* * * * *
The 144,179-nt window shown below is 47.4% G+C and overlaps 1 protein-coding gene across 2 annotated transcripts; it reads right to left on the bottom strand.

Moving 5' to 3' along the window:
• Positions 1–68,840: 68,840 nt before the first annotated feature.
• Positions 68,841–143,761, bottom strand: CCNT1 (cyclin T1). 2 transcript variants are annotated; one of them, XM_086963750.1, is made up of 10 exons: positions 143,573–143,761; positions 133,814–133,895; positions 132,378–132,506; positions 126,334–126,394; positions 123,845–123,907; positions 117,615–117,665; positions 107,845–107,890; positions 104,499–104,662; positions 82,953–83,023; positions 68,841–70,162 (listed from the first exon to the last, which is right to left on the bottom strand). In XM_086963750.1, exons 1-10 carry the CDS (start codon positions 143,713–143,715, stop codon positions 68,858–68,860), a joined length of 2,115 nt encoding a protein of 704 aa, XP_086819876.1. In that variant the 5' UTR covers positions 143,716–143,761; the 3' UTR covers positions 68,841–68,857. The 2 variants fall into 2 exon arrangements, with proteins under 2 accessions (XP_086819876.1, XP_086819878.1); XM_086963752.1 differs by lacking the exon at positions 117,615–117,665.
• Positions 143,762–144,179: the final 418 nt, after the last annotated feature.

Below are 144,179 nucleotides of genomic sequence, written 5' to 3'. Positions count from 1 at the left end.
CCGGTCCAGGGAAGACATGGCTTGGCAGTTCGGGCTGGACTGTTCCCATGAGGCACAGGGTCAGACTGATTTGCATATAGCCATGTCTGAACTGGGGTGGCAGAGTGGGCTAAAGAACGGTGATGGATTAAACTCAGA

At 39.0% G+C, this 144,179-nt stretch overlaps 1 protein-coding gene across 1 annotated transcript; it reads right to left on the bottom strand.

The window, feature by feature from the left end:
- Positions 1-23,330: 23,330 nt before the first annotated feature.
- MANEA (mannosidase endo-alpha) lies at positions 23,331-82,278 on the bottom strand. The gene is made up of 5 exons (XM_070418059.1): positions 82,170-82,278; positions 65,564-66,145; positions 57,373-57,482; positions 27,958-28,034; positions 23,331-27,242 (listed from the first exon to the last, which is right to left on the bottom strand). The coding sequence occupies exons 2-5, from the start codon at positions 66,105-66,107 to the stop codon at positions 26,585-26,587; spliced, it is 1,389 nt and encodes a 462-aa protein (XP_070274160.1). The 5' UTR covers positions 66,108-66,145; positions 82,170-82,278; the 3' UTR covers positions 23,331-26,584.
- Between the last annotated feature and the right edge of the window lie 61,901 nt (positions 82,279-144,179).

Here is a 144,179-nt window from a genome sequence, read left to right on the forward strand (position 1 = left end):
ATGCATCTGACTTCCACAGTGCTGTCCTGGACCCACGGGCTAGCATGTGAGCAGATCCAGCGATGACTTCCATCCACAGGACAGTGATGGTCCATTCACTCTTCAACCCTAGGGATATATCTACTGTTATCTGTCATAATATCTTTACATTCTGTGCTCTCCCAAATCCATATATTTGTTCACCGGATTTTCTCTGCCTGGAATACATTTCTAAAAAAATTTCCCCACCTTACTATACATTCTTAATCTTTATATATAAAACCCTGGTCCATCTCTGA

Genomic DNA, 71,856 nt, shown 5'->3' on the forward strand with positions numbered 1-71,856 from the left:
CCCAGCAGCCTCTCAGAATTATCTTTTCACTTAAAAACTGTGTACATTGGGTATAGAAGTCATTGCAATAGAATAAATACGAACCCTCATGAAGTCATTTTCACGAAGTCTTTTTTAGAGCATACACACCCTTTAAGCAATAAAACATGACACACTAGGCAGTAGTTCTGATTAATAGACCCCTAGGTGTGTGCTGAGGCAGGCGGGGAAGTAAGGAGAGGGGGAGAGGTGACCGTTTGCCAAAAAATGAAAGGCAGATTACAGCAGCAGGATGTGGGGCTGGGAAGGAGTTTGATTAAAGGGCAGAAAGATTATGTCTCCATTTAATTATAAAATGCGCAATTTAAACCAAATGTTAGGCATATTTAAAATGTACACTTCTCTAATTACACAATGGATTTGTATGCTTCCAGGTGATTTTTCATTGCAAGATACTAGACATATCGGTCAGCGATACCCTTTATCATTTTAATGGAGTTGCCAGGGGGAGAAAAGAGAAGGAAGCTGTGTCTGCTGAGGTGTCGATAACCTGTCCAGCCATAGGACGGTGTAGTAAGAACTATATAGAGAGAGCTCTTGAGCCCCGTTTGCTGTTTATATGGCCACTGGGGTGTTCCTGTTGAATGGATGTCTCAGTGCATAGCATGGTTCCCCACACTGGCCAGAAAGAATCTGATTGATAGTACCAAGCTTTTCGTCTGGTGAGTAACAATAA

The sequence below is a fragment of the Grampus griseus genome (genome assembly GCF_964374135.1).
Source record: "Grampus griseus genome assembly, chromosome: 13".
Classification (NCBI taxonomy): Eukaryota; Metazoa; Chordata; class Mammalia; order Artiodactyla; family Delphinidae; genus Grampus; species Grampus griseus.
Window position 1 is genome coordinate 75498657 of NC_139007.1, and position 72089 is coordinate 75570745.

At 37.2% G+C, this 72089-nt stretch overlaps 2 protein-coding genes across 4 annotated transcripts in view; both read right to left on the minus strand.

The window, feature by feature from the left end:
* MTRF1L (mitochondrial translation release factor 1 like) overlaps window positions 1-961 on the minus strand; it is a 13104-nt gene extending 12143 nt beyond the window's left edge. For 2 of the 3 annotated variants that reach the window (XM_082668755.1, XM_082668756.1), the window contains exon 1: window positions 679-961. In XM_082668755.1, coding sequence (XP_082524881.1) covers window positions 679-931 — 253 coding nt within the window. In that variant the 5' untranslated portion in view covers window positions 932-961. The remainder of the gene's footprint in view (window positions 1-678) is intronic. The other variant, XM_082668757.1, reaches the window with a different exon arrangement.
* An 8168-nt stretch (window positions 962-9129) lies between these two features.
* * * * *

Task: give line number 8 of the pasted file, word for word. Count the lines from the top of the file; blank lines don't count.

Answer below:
At 39.0% G+C, this 144,179-nt stretch overlaps 1 protein-coding gene across 1 annotated transcript; it reads right to left on the bottom strand.